|US5967401 *||Dec 29, 1997||Oct 19, 1999||Kabushiki Kaisha Shinkawa||Wire bonding method|
|US5989995 *||Dec 29, 1997||Nov 23, 1999||Kabushiki Kaisha Shinkawa||Semiconductor device and wire bonding method therefor|
|US6036080 *||Mar 5, 1998||Mar 14, 2000||Kabushiki Kaisha Shinkawa||Wire bonding method|
|US6112974 *||Oct 8, 1999||Sep 5, 2000||Kabushiki Kaisha Shinkawa||Wire bonding method|
|US6119926 *||Feb 10, 1999||Sep 19, 2000||Esec Sa||Method for producing wire connections on semiconductor chips|
|US6131799 *||Jan 7, 1999||Oct 17, 2000||Esec Sa||Method of making wire connections of predetermined shape|
|US6176416||Jul 2, 1999||Jan 23, 2001||Advanced Semiconductor Engineering, Inc.||Method of making low-profile wire connection|
|US6178540||Mar 11, 1998||Jan 23, 2001||Industrial Technology Research Institute||Profile design for wire bonding|
|US6391759 *||Apr 27, 2000||May 21, 2002||Advanced Semiconductor Engineering, Inc.||Bonding method which prevents wire sweep and the wire structure thereof|
|US7086148 *||Feb 25, 2004||Aug 8, 2006||Agere Systems Inc.||Methods and apparatus for wire bonding with wire length adjustment in an integrated circuit|
|US7443042 *||Mar 21, 2006||Oct 28, 2008||Agere Systems Inc.||Methods and apparatus for wire bonding with wire length adjustment in an integrated circuit|
|US8063305 *||Apr 2, 2007||Nov 22, 2011||Kulicke And Soffa Industries, Inc.||Method of forming bends in a wire loop|
|US9108914||Mar 3, 2015||Aug 18, 2015||Sirrus, Inc.||Method to obtain methylene malonate via bis(hydroxymethyl) malonate pathway|
|US20050183265 *||Feb 25, 2004||Aug 25, 2005||Bambridge Timothy B.||Methods and apparatus for wire bonding with wire length adjustment in an integrated circuit|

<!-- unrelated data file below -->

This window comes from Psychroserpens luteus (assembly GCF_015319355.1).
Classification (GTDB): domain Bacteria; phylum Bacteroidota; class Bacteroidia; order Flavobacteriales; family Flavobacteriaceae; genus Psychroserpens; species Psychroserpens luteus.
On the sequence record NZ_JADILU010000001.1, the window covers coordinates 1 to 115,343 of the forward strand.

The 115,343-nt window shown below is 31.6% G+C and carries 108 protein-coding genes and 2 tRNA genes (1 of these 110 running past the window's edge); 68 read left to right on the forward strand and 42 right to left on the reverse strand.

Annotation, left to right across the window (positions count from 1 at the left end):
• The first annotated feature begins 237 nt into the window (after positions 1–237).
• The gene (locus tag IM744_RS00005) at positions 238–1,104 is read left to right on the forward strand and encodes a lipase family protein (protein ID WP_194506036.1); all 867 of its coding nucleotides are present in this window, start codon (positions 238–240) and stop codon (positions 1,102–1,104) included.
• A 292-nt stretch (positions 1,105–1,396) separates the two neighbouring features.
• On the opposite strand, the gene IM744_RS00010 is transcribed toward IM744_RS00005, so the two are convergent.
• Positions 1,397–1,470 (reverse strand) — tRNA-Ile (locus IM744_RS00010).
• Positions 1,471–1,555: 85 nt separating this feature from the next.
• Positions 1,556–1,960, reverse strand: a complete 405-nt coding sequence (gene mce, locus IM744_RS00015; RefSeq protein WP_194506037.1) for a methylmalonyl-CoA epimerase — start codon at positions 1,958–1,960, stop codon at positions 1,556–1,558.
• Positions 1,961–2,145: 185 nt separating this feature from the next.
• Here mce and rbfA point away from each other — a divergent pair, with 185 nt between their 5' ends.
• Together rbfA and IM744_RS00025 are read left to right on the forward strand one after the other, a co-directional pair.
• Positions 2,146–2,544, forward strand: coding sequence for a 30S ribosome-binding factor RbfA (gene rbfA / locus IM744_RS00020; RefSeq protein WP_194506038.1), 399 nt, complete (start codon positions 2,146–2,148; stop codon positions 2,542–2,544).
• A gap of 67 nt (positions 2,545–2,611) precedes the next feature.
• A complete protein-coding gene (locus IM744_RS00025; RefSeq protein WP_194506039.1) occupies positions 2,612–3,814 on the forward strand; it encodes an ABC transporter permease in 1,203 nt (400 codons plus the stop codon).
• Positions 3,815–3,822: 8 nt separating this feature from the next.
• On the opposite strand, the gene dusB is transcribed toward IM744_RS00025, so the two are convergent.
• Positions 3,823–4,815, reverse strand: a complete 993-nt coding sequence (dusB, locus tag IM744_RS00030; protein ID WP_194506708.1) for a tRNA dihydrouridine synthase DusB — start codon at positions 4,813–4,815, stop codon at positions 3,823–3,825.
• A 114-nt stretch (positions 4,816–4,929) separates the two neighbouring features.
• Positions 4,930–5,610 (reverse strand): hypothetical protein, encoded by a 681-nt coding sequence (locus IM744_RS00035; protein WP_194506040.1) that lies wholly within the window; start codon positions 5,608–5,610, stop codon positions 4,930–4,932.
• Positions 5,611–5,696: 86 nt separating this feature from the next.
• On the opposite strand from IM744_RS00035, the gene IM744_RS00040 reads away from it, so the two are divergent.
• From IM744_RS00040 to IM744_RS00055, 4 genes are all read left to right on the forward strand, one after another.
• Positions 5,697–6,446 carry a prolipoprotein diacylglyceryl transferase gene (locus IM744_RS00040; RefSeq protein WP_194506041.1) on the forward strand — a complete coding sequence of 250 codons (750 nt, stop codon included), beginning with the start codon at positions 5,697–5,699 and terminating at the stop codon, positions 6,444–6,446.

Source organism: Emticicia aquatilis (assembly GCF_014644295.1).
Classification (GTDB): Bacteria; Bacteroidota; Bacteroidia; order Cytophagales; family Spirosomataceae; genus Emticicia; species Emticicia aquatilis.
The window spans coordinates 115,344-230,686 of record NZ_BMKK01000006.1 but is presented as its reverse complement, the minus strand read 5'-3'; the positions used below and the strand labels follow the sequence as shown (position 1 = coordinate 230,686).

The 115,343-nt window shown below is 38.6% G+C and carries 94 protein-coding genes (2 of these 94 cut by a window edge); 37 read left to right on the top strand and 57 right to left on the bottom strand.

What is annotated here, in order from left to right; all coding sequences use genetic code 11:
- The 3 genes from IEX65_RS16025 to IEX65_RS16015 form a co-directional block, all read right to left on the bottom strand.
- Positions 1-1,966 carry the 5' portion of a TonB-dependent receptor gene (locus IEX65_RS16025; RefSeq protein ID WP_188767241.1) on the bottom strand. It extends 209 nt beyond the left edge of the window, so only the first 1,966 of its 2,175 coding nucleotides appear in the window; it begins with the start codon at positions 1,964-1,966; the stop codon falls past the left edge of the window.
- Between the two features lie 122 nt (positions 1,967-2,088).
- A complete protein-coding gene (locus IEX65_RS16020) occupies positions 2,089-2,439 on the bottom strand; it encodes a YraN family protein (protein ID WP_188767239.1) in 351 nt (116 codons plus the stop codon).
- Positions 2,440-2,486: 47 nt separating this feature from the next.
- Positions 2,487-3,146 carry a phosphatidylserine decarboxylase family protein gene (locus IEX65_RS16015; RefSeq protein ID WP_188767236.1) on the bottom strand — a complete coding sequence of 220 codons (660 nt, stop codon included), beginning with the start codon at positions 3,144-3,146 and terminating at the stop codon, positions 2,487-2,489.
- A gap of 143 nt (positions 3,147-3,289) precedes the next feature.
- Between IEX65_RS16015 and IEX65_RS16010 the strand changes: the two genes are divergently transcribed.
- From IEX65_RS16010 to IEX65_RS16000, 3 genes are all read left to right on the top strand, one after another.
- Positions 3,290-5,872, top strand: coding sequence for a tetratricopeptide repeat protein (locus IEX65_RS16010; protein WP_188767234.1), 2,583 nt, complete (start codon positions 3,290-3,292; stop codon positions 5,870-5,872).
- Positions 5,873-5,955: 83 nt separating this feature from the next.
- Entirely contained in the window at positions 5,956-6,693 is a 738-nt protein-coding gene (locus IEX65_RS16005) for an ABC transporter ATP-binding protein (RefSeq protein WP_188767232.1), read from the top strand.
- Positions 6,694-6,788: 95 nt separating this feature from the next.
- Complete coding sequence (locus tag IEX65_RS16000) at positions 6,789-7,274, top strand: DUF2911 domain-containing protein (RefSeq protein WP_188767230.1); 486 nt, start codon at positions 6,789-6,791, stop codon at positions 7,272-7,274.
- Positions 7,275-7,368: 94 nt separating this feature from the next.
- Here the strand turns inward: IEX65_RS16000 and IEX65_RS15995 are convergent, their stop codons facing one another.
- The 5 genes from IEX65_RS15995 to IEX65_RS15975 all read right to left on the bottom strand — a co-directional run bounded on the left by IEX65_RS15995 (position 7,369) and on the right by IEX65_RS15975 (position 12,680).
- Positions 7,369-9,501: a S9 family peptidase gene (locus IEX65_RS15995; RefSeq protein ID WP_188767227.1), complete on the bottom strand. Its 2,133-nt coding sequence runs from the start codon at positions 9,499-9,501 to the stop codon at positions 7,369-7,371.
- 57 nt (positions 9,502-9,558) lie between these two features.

|US20060213956 *||Mar 20, 2006||Sep 28, 2006||Unaxis International Trading Ltd.||Method for producing a wire connection|
|WO2013113034A1||Jan 28, 2013||Aug 1, 2013||Optmed, Inc.||Purification of 1, 1 - disubstituted ethylene compounds|
|WO2013113035A1||Jan 28, 2013||Aug 1, 2013||Optmed, Inc.||Improved methylidene malonate process|
|WO2013113037A1||Jan 29, 2013||Aug 1, 2013||Optmed, Inc.||Improved 1, 1-disubstituted ethylene process|
|U.S. Classification||228/180.5, 257/E21.509|
|International Classification||B23K20/00, H01L21/60|
|Cooperative Classification||H01L2924/00014, H01L2924/01023, H01L2224/48465, H01L24/85, H01L2924/01005, H01L2924/01033, H01L2224/78301, H01L2224/48464, H01L2924/01006, H01L2924/01057, B23K20/007, H01L2924/01074, H01L24/78, H01L2224/48091, H01L2924/01019, H01L2224/85181|
|European Classification||H01L24/85, H01L24/78, B23K20/00D2B2|
|Jan 31, 1989||AS||Assignment|
Owner name: KABUSHIKI KAISHA SHINKAWA, JAPAN
Free format text: ASSIGNMENT OF ASSIGNORS INTEREST.;ASSIGNOR:KUMAZAWA, SHINICHI;REEL/FRAME:005037/0398
Effective date: 19890115
Owner name: KABUSHIKI KAISHA SHINKAWA, JAPAN
Free format text: ASSIGNMENT OF ASSIGNORS INTEREST.;ASSIGNORS:YAMAZAKI, NOBUTO;HASEGAWA, TAKESHI;ENOMOTO, JUNKICHI;AND OTHERS;REEL/FRAME:005037/0397
Effective date: 19890115
|Aug 24, 1993||FPAY||Fee payment|
Year of fee payment: 4
|Sep 18, 1997||FPAY||Fee payment|
Year of fee payment: 8
|Dec 12, 2001||FPAY||Fee payment|
Year of fee payment: 12
|Jan 2, 2002||REMI||Maintenance fee reminder mailed|